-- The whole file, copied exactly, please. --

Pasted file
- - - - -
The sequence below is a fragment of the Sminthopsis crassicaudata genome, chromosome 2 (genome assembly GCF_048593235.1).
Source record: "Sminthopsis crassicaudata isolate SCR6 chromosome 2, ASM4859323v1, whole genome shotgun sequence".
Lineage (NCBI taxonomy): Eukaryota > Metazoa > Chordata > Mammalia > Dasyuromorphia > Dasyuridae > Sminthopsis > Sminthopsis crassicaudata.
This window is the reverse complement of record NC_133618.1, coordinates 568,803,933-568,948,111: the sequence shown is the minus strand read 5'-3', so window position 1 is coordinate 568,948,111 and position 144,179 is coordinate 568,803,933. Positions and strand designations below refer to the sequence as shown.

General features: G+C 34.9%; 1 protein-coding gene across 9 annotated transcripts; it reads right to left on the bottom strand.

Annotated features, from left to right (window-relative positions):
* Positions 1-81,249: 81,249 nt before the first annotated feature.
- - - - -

The sequence below is a fragment of the Sminthopsis crassicaudata genome, chromosome 2 (genome assembly GCF_048593235.1).
Source record: "Sminthopsis crassicaudata isolate SCR6 chromosome 2, ASM4859323v1, whole genome shotgun sequence".
Lineage (NCBI taxonomy): Eukaryota > Metazoa > Chordata > Mammalia > Dasyuromorphia > Dasyuridae > Sminthopsis > Sminthopsis crassicaudata.
This window is the reverse complement of record NC_133618.1, coordinates 568,803,933-568,948,111: the sequence shown is the minus strand read 5'-3', so window position 1 is coordinate 568,948,111 and position 144,179 is coordinate 568,803,933. Positions and strand designations below refer to the sequence as shown.

General features: G+C 34.9%; 1 protein-coding gene across 9 annotated transcripts; it reads right to left on the bottom strand.

Annotated features, from left to right (window-relative positions):
* Positions 1-81,249: 81,249 nt before the first annotated feature.